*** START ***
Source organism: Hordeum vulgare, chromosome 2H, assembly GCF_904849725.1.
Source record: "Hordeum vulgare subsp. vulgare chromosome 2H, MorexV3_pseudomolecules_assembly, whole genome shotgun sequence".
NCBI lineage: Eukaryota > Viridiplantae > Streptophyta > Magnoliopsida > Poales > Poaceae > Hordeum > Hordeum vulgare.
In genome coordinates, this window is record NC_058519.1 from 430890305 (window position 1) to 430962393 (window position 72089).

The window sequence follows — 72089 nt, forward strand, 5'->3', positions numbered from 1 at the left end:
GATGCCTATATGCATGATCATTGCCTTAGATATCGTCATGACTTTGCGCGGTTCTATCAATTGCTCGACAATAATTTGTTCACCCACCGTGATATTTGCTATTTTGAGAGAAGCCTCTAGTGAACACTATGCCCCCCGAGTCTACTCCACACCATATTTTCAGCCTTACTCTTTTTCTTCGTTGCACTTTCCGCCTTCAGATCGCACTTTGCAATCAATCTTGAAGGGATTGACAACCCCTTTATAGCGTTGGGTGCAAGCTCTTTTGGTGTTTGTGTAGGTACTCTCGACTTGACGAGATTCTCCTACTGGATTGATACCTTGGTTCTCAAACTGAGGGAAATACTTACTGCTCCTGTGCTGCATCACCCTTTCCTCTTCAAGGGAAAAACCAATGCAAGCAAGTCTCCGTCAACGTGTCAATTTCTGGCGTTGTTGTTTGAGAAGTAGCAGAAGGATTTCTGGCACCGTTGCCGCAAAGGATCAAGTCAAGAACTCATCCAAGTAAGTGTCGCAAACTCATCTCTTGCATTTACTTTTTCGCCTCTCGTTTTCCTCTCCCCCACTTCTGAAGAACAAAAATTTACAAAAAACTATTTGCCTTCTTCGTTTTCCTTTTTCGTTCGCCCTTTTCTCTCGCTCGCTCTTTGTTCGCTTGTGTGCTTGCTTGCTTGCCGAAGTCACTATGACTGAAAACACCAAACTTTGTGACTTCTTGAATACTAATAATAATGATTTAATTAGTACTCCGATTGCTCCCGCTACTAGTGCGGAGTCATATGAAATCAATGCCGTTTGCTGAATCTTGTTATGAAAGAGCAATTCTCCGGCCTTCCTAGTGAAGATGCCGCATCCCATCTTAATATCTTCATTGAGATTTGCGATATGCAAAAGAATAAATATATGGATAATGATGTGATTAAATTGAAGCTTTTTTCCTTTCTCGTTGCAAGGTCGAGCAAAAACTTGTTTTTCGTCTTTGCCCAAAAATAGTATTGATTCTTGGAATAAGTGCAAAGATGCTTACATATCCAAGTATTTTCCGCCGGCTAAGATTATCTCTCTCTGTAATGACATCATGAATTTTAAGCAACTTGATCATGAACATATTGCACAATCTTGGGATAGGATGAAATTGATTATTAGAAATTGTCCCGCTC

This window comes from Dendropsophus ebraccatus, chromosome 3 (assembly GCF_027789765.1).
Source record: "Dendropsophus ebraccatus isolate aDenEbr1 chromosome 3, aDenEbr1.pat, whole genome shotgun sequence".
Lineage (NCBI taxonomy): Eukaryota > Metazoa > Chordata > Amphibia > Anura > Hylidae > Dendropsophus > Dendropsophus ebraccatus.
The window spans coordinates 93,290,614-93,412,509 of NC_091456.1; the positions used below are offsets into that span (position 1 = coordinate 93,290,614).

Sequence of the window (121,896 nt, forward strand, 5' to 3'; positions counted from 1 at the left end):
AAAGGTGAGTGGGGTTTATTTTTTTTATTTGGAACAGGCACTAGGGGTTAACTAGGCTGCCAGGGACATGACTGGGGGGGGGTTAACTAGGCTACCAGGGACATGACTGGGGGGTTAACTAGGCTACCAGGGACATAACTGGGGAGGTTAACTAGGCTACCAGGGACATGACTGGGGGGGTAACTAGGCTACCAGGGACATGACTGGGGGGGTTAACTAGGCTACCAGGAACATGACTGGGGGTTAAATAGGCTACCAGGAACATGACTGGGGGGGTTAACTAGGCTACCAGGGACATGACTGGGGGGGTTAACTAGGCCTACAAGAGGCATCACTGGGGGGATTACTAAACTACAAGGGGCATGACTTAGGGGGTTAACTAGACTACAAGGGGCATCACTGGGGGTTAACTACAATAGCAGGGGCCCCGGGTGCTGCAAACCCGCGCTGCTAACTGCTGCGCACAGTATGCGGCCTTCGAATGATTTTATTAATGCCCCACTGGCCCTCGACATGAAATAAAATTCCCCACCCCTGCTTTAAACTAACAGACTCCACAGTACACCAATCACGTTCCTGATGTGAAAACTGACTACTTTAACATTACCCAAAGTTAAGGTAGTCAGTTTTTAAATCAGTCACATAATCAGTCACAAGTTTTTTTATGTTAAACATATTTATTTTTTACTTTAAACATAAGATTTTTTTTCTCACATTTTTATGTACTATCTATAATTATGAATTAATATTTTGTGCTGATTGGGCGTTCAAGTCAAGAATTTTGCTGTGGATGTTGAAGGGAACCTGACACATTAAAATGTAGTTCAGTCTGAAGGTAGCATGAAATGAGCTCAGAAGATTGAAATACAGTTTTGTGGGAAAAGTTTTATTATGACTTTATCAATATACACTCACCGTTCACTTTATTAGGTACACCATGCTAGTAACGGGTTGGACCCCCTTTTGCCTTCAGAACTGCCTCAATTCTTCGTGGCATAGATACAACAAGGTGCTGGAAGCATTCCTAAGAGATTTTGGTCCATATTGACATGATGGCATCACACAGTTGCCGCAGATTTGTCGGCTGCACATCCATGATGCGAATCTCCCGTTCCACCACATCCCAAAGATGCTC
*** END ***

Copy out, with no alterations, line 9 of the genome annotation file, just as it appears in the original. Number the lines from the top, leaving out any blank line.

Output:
Lineage (NCBI taxonomy): Eukaryota > Metazoa > Chordata > Amphibia > Anura > Hylidae > Dendropsophus > Dendropsophus ebraccatus.